APT32, also known as Ocean Lotus, is a Vietnamese-linked Advanced Persistent Threat (APT) group whose campaigns target users and companies in South East Asia frequently. The primary groups that the hackers go after are political organizations, journalists, dissidents and private companies in various industries. Some of their more notable attacks were carried out against high-profile targets in Cambodia, Laos and the Philippines. The group relies on a broad range of hacking tools that are used for data exfiltration, surveillance, and espionage – one of the most functional pieces of software in their arsenal appears to be BadCake, a custom backdoor Trojan that is being delivered to its intended targets via spear-phishing or watering hole attacks.
Once installed, BadCake will provide its operators with the ability to collect general hardware and software information about the infected system. In addition to this, the backdoor is capable of allowing the execution of arbitrary commands – these could be used to alter the system's configuration and weaken security measures. Last but not least, the BadCake backdoor can manipulate the file system, and download more files onto the compromised system, therefore making it possible to plant secondary payloads.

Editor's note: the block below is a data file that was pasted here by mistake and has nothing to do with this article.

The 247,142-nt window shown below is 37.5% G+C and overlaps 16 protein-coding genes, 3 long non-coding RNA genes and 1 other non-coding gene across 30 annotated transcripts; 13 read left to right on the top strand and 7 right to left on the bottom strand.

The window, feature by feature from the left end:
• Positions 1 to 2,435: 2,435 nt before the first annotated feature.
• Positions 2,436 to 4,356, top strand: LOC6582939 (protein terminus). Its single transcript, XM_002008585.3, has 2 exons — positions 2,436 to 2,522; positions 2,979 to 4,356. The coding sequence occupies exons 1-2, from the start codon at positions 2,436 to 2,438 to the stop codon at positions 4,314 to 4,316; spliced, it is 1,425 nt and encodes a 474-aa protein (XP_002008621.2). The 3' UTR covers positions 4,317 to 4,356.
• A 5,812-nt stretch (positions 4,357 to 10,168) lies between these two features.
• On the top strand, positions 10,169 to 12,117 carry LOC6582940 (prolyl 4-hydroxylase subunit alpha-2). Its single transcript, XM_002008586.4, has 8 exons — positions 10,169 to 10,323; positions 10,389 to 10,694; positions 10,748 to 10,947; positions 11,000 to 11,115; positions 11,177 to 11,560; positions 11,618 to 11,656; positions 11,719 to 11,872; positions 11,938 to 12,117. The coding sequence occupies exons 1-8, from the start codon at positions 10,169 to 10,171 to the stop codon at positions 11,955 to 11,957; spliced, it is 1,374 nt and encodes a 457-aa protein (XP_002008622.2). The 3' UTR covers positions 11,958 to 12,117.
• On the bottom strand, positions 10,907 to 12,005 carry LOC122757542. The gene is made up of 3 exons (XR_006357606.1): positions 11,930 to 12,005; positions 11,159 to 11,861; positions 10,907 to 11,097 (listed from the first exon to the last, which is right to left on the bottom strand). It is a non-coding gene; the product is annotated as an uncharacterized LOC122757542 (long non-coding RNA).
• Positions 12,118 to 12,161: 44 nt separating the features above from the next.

Since the BadCake Trojan is meant to stay on the infected system for long, it will take the required steps to gain persistence – either by creating a bogus Windows Service or setting up a new Scheduled Task. The threat uses DGA (Domain Generation Algorithm) to create new subdomains that are used with hardcoded Command and Control servers.
BadCake's activities seem often to be accompanied by public tools such as Mimikatz (used for credential collection) or Cobalt Strike, a post-exploitation framework meant to be used by penetration testers. APT32 have been active in the cybercrime field since 2013, and they have upgraded their infrastructure and toolkit continuously by introducing new projects or adding more features to previous malware samples. While their privately-developed tools may use a wide range of obfuscation techniques to evade anti-virus tools, users of reputable anti-malware products can rest assured that their systems are protected from threats like the BadCake backdoor Trojan.
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